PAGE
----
• A is for air
  • B is for brakes
  • C is for cranks and chain
  • Quick is for quick releases

Basic Bike Tools for the Road
Craig Barton covered the 'Basic Bike Tools for the Road' and demonstrated how all of the essentials fit in his saddle bag.

Chuck Morton showed us how to properly change a tube and tire.

He suggested we line up the rim logo, tire logo, and valve for consistency and to make it easier to isolate a potential tear.

How to change a flat tire
After the demonstration, we broke up into groups and practised changing tires and tubes.

Once we were all comfortable changing tires and tubes, we moved outside for our first lessons on the bike.

Beach Cities Health District parking lot
The Beach Cities Health District parking lot featured a painted course designed for the bicycle drills.

The remainder of Day Two and all of Day Three - with the exception of our final ride on the streets - took place in the parking lot.

Danny Hylands started us off with the exercises. Another Beach Cities Cycling member, Stacey Timberlake, also helped demonstrate and lead.

Tennis Ball 'Hazards' Agility Test
For each maneuver, the instructor would explain when to use the move and why it was important. Then, one of them would repeat the demonstration until we felt comfortable enough to line up on our bikes and try it for ourselves.

I appreciated how patient and helpful all the instructors were with all of the students - regardless of experience and ability level.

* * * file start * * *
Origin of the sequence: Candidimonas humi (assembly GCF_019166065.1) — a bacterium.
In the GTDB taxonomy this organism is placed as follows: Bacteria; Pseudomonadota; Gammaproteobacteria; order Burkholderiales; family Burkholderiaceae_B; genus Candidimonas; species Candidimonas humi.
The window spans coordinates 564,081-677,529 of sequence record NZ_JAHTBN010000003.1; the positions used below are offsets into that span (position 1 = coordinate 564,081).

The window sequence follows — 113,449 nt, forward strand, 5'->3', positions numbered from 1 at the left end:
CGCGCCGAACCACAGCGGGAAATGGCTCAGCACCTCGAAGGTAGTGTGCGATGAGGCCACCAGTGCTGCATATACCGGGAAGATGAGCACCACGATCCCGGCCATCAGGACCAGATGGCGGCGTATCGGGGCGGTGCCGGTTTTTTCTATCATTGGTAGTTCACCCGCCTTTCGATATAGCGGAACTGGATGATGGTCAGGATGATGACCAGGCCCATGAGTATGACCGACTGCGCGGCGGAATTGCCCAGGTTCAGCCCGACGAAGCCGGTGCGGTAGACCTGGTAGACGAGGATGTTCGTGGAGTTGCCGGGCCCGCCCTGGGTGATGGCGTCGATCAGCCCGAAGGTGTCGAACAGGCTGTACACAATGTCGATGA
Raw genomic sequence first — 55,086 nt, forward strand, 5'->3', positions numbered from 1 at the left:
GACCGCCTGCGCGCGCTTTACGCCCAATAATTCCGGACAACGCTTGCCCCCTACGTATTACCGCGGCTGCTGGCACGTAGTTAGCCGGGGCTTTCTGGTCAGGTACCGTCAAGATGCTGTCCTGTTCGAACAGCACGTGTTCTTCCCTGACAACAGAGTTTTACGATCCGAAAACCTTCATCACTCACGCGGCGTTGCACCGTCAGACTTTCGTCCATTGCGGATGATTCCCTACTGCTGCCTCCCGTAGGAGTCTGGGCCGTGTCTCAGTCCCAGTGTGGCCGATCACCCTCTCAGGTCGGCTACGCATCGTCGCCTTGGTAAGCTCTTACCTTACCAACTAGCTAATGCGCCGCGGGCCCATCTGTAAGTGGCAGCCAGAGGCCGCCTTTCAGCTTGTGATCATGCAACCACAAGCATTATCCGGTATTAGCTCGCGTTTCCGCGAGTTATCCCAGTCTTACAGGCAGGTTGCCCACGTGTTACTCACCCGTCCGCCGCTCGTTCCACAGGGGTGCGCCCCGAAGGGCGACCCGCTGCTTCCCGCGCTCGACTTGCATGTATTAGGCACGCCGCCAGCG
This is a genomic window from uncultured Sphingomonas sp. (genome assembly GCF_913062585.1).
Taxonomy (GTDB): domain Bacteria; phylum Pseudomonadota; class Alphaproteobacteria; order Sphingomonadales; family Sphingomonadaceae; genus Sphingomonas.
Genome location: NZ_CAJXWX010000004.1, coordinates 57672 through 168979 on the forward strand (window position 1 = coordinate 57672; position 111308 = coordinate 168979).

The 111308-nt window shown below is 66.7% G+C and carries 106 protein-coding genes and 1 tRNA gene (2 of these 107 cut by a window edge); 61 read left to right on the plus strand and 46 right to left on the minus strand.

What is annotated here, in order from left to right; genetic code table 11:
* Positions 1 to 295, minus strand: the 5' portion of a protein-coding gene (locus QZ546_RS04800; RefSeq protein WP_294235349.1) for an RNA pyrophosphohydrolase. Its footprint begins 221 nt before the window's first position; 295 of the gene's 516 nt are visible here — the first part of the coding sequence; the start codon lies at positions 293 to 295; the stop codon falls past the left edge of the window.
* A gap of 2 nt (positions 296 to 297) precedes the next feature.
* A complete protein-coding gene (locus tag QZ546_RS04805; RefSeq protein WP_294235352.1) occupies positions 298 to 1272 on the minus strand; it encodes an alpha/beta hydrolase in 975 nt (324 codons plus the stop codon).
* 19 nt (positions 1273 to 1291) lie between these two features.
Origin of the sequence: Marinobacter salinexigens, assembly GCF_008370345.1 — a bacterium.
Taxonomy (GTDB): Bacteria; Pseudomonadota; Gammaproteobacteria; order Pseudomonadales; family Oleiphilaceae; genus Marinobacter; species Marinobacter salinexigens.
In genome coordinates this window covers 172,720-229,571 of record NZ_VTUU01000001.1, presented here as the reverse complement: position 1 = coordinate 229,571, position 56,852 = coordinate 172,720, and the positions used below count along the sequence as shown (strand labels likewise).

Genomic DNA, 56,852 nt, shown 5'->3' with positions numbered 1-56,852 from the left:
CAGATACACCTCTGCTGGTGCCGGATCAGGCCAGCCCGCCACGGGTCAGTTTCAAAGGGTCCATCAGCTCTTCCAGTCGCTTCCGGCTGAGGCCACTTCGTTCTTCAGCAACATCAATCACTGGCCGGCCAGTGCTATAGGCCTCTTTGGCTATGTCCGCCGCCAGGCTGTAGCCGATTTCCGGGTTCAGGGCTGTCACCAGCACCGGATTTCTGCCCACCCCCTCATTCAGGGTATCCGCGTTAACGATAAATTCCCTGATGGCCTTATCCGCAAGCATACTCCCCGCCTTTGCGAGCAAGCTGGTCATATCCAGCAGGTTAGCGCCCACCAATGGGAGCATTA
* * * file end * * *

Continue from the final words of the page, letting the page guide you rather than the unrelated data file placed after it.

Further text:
Things We Learned
  • How to ride in a straight line
  • How to make an immediate sharp turn by jerking the front wheel quickly in the opposite direction and then turning
  • How to make a close turn
  • How to do turn signals
  • How to brake in the event of an emergency without flipping over your handlebars
  • How to look back without swerving
  • How to avoid hazards on the road

After going through all the exercises and getting feedback and advice from the different instructors, I felt much more confident about my cycling abilities.

One of the instructors helped me practice moving my center of gravity back for the emergency braking by holding Lexa steady while I applied both brakes, quickly lifted myself off the seat, and moved my body over Lexa's rear tire.

Heading out for a ride on the streets
On Day Three, armed with our newfound knowledge, we were broken up into groups led by the instructors for a ride on the streets.

I was assigned to Peter's group.

Before we headed out, he went over the route in great detail. Once we started riding, he would stop us before each intersection so we could go over what skills from class we could apply to each situation.

Peter drawing a diagram of an upcoming intersection